Sponsorship Primer: Brought to You By...
Nearly a half-dozen years ago, an Israeli company called Pineapple Multimedia wowed Interactive Newspaper Conference attendees with a bit of inspired online advertising. Picture this: you’re reading a story in your morning paper (online, of course) and a miniature cartoon hand holding scissors cuts open a small section of the article. Up pops a tiny man holding a box of cereal. He shows you the box, pops back behind the story and closes up the gap, all within a few seconds. Captivating and fleeting, the ad was the talk of the conference. This, we all thought, is the future of online advertising. Well, it took much longer than expected, but the future is finally here. Online, advertisers are moving beyond banner ads and into more creative arenas, where the standard 468x60 pixel space just doesn’t cut it. Welcome to the world of online sponsorships.
Although the term is still being defined, the best way to describe an online sponsorship is to compare it against its more famous relative, the ad banner. Ad banners and sponsorships serve some of the same purposes—to build brand awareness and encourage consumers to buy certain goods and services—and they sometimes take on some of the same manifestations—as a banner spot or web page button—but the similarities end there. Sponsorships typically last much longer, anywhere from one to three months on average or as long as a year or more, and they are generally more visible than ad banners. For instance, sponsorships may include well-placed logos, pop-up windows, and more integrated content. In addition, sponsors tend to negotiate exclusive deals that are based on a package price, not on a CPM basis.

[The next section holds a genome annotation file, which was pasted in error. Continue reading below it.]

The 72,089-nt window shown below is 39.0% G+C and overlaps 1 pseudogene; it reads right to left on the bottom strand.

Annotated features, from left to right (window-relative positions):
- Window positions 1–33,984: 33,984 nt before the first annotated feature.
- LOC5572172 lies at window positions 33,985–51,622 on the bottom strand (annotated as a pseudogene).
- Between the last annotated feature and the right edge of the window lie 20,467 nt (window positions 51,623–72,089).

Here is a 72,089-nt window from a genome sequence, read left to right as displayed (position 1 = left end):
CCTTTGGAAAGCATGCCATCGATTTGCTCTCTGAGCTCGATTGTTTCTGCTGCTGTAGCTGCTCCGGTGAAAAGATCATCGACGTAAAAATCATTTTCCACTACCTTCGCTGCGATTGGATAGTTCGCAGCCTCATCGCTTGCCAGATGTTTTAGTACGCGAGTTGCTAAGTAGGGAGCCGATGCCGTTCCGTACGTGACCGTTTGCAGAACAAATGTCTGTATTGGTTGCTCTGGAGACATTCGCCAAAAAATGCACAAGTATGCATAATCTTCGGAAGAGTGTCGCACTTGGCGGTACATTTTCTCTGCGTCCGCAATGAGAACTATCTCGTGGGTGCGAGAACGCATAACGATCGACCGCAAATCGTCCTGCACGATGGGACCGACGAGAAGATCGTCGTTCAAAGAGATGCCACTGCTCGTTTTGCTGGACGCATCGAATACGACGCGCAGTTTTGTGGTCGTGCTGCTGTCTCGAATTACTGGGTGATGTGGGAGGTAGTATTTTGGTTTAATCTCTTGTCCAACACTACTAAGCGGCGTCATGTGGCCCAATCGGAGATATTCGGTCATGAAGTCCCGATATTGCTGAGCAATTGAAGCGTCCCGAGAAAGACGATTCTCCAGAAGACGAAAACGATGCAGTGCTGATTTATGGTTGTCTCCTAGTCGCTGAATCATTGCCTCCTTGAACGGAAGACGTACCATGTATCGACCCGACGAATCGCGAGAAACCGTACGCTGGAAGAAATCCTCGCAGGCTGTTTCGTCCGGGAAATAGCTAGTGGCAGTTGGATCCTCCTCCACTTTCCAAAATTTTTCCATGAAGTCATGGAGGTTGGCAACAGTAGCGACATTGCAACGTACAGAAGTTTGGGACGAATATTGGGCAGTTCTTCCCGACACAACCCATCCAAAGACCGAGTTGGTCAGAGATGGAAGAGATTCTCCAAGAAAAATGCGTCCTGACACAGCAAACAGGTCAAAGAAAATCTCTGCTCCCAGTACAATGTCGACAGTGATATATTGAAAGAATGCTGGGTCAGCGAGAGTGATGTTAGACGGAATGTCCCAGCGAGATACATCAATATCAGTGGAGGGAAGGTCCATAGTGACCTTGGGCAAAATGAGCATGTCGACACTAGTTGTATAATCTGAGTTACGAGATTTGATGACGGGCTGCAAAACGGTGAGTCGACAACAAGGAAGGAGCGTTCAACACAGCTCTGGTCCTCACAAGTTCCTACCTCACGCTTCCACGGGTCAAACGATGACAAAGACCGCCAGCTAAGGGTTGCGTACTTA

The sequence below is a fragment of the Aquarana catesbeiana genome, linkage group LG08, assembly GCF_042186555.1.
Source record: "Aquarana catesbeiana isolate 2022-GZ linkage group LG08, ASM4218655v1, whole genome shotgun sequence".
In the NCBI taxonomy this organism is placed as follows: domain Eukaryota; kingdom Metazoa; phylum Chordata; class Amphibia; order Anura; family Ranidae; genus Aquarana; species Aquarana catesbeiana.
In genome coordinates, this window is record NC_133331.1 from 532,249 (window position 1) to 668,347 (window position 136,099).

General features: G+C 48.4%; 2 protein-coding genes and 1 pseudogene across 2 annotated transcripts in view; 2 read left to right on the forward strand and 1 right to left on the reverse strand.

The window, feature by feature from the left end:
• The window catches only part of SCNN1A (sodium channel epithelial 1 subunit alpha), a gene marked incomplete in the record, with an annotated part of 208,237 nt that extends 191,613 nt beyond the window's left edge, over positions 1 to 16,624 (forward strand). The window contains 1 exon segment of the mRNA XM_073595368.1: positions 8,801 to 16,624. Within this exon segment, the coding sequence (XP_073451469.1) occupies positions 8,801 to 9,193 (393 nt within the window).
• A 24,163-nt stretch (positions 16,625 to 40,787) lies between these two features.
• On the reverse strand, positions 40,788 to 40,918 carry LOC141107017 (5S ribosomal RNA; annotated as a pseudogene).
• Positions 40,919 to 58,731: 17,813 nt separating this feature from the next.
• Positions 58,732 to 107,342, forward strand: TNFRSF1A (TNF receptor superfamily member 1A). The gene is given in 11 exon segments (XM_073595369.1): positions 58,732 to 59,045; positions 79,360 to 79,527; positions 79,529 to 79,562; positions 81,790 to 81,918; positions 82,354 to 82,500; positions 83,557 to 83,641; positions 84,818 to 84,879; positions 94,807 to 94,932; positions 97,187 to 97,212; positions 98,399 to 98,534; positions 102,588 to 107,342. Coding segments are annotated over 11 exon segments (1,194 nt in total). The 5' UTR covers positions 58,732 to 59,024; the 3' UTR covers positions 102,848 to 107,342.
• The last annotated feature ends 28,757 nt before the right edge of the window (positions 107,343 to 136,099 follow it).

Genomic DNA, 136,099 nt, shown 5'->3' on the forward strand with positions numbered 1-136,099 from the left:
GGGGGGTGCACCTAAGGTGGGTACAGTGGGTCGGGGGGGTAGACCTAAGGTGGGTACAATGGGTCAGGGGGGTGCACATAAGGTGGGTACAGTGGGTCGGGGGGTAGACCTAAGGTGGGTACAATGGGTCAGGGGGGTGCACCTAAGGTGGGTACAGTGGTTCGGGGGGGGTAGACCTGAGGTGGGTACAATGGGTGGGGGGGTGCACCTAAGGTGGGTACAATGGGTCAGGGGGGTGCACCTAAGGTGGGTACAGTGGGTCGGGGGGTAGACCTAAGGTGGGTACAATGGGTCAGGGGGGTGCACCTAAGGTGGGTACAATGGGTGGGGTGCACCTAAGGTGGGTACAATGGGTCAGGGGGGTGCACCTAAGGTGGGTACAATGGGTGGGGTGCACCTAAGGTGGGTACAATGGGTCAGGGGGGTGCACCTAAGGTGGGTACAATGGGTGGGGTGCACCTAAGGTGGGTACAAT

The benefits of sponsorships are clear. Just as in the “real” world, a sponsorship provides an implied endorsement between the content site and the sponsor, and it allows the advertiser to build upon the trust another brand has already attained. Sponsors also may receive valuable data, such as when the content site agrees to share email registrations. Plus, sponsorships allow for significantly more creativity, because the advertiser isn’t restricted to a small corner of a site. Here’s a look at some of the more effective types of online sponsorships.